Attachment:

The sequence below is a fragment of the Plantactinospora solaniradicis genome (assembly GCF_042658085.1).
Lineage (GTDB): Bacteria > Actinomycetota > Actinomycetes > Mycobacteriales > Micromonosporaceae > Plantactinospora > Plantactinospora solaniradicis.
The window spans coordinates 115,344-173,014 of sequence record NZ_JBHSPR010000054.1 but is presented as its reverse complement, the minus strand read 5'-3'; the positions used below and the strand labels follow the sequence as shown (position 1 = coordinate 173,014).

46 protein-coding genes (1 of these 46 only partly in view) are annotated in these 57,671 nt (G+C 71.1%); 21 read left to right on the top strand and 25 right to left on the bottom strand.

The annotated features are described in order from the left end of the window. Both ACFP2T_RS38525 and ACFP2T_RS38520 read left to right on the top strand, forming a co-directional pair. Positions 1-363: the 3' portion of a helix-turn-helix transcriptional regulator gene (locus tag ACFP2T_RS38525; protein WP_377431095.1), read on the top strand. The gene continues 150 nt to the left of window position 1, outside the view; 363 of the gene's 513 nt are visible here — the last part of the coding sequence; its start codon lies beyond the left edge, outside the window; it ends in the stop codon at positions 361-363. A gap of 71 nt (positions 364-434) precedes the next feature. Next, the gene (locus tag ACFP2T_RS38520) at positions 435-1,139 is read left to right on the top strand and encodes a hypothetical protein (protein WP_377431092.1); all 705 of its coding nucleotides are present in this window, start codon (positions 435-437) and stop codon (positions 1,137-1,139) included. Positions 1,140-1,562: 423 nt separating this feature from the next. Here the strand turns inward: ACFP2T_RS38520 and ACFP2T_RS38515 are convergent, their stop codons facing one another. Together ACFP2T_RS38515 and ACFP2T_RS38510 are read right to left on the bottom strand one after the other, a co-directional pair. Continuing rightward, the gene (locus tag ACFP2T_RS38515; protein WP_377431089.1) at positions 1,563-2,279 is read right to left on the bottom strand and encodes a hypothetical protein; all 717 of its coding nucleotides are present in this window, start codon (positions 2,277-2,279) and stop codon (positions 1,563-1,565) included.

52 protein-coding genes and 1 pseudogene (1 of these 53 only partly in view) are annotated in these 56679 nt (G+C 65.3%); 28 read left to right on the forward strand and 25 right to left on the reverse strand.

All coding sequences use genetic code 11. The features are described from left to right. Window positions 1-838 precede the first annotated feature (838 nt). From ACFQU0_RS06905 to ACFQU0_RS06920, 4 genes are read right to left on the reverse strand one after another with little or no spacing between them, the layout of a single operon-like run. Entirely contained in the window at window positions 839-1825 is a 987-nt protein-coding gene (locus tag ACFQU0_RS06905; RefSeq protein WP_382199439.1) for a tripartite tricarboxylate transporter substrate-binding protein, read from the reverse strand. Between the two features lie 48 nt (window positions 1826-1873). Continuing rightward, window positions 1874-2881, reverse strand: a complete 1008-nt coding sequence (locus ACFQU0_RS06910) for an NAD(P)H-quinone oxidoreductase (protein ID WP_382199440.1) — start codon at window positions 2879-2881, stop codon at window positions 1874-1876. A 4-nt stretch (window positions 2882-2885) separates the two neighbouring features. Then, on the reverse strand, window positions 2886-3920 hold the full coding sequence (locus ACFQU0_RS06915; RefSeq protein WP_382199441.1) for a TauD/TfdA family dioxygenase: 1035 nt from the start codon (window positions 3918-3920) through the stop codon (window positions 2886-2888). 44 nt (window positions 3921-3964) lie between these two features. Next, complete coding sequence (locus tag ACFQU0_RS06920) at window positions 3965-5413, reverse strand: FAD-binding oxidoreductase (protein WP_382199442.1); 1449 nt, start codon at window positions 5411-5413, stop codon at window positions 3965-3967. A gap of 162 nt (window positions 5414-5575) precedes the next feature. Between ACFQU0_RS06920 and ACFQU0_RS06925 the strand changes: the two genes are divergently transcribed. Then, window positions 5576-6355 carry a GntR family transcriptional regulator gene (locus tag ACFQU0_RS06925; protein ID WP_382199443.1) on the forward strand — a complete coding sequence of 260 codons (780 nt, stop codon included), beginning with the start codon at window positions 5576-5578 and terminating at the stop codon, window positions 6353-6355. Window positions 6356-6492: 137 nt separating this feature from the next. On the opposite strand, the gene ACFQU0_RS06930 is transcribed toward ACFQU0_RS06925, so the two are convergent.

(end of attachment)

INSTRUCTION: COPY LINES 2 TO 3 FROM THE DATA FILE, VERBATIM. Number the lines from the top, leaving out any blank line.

Lineage (GTDB): Bacteria > Actinomycetota > Actinomycetes > Mycobacteriales > Micromonosporaceae > Plantactinospora > Plantactinospora solaniradicis.
The window spans coordinates 115,344-173,014 of sequence record NZ_JBHSPR010000054.1 but is presented as its reverse complement, the minus strand read 5'-3'; the positions used below and the strand labels follow the sequence as shown (position 1 = coordinate 173,014).